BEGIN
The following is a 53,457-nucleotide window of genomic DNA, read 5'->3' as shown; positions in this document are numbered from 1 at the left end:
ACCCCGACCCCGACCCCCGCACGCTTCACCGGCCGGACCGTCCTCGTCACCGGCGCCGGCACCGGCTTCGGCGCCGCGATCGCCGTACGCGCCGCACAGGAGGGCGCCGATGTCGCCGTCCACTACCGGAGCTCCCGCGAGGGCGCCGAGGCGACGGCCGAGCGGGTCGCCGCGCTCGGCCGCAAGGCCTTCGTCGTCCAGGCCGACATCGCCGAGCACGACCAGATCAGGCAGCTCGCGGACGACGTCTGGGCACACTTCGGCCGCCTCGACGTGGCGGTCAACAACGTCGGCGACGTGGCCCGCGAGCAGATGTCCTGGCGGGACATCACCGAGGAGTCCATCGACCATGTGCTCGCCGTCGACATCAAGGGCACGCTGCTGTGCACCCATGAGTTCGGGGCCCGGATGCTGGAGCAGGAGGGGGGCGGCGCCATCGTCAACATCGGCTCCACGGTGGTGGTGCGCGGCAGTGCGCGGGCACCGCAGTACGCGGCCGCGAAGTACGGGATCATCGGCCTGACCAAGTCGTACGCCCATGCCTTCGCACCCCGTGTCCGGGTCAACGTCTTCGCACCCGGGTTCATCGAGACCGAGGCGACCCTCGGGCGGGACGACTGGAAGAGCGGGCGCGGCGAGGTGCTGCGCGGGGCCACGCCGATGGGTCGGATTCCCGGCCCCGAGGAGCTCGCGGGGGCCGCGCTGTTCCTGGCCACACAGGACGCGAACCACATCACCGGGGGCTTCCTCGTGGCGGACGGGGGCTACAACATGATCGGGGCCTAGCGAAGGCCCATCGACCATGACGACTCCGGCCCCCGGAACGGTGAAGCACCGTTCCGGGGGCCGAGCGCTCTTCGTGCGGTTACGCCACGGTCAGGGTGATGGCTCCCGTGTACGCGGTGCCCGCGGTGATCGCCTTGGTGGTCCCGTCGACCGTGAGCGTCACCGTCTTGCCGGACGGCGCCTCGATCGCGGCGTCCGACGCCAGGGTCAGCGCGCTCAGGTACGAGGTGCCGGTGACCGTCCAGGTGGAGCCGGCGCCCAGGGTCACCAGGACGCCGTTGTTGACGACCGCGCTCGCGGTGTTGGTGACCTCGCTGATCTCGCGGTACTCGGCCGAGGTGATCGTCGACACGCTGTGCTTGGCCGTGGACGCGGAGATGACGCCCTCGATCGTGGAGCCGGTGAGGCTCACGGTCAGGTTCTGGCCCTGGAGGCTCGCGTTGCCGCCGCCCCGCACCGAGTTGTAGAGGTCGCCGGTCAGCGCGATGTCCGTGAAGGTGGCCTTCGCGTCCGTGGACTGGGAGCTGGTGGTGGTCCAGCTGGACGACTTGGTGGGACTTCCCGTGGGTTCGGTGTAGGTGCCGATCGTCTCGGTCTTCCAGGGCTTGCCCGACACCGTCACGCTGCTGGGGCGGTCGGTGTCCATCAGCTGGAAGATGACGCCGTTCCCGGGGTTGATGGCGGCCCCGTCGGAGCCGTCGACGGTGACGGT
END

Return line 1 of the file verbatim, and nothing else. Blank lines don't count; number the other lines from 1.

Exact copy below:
The following is a 53,457-nucleotide window of genomic DNA, read 5'->3' as shown; positions in this document are numbered from 1 at the left end: